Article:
In another scene, the elegant actor Michael Crawford, Broadway’s original Phantom, challenges producer Cameron Mackintosh to a fist fight in the middle of a busy British highway (Crawford wanted to pre-tape his big Act II number “The Point of No Return” for fear of sounding muffled by his mask).
Where Webber comes off as considerably less charming is in his discussion – loudly and often – of money. He has a mind for business, that is self-evident. After reigning over the musical theatre world for nearly five decades, he has amassed a reported fortune of more than £700 million (roughly $1 billion), scooped up several of London’s premiere theaters, including the historic Palace Theatre, restored a country house outside of London to rival Downton Abbey and accumulated a famous collection of Pre-Raphaelite art.
But whereas an early section of the book devoted to explaining the “music business facts of life” is helpful and informative, his interminable interludes about splits, remissions and Grand Rights eventually become tedious. A writer must always be aware of his or her audience, and I suspect the audience for this book came for “Music of the Night,” not “And the Money Kept Rolling in (and Out).”
But these flaws do not prove fatal to Lloyd Webber’s autobiography. There are enough anecdotes, gossip, humor and history to satisfy, as Lloyd Webber shares his recollections of how his most famous works came to be – from his first hit, Joseph and the Amazing Technicolor Dreamcoat; to the rock opera Jesus Christ Superstar (scheduled to be performed live on NBC this weekend); to the Tony Award-winning Evita; to Cats and finally The Phantom of the Opera.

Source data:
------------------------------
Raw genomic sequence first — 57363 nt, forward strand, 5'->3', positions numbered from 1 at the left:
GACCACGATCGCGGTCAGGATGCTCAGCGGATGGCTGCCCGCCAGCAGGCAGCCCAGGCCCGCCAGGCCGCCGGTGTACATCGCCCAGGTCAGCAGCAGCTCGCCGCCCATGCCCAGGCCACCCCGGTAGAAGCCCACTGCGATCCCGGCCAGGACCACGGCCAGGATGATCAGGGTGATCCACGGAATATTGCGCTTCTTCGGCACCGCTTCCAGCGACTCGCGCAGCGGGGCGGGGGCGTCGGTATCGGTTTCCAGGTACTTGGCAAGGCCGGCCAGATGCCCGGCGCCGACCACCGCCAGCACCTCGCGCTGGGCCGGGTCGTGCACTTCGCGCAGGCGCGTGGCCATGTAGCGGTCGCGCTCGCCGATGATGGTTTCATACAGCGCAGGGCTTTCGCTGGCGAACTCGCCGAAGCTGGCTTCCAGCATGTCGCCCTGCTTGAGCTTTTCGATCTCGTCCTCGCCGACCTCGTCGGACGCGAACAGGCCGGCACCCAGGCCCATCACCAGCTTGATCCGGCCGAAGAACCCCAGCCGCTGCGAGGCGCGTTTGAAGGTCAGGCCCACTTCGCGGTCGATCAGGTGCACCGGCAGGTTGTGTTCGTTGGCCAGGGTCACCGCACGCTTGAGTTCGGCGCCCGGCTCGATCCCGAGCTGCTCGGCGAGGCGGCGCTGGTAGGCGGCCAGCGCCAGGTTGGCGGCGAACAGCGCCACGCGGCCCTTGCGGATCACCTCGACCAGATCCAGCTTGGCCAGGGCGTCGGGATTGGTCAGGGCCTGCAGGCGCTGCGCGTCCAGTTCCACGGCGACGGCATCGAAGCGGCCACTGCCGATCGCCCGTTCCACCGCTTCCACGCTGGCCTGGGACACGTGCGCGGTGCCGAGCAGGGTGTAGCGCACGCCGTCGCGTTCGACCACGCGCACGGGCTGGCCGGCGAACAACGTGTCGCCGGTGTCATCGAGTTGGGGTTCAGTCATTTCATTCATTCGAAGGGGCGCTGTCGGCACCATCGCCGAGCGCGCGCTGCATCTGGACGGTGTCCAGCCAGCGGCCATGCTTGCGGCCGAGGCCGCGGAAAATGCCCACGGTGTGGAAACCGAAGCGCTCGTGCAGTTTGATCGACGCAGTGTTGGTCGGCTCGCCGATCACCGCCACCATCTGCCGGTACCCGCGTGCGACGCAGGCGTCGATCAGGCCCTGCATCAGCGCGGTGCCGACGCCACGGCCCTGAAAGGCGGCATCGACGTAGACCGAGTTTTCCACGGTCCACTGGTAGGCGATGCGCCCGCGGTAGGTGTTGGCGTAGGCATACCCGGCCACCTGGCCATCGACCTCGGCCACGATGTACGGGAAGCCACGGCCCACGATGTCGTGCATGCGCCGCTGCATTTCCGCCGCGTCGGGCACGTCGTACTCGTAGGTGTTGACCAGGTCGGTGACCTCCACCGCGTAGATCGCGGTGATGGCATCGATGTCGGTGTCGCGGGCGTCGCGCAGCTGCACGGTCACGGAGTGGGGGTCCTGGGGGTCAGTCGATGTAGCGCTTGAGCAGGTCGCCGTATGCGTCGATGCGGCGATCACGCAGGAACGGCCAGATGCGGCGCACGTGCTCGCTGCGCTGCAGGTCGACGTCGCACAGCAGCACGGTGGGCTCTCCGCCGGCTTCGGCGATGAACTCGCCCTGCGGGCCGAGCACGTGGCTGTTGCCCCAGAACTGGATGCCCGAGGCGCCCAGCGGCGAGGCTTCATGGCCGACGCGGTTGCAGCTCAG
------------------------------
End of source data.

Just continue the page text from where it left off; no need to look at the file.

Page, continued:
At the first preview of Phantom in New York, he tells us, “I vividly remember ‘The Point of No Return’ being rammed with sexual tension and the audience gasped when Sarah ripped off Michael’s mask. However cloying it reads, I was crying at my own music during the last scene.”
This point is important. He knows that he writes heart-on-sleeve melody and isn’t embarrassed. He must be true to himself.
One of the most memorable exchanges in Unmasked is on point here. Lloyd Webber recounts how, one afternoon in 1985, he asked the legendary conductor Lorin Maazel to explain the appeal of minimalism and its principal exponent Philip Glass. When Webber’s eyes began to glaze over, Maazel remarked, “Andrew, there’s no point in my explaining this. You’re a maximalist.”
Phantom became the most commercially successful musical of his career and arguably the most successful entertainment of all time, “if you inflation-adjust the total,” which, of course, he has. It’s been performed in 166 cities and the original production is still running on Broadway.
It’s on this triumphant note that Lloyd Webber suddenly brings down the curtain on his autobiography. He blames his own verbosity for running out of space to tackle his post-Phantom career, but that explanation is utterly unconvincing.
His next Broadway outing, Aspects of Love, about a bunch of libertines sipping Champagne and changing romantic partners in a villa in the Pyrenees, was a critical and commercial failure of the Carrie and Moose Murders sort. And although Sunset Boulevard contains his most complex score and garnered some of his best reviews, it was not a money maker.
He simply doesn’t have it in him to end on an ambiguous note. He is not Sondheim.
At the end of the day, Andrew Lloyd Webber’s got to be Andrew Lloyd Webber.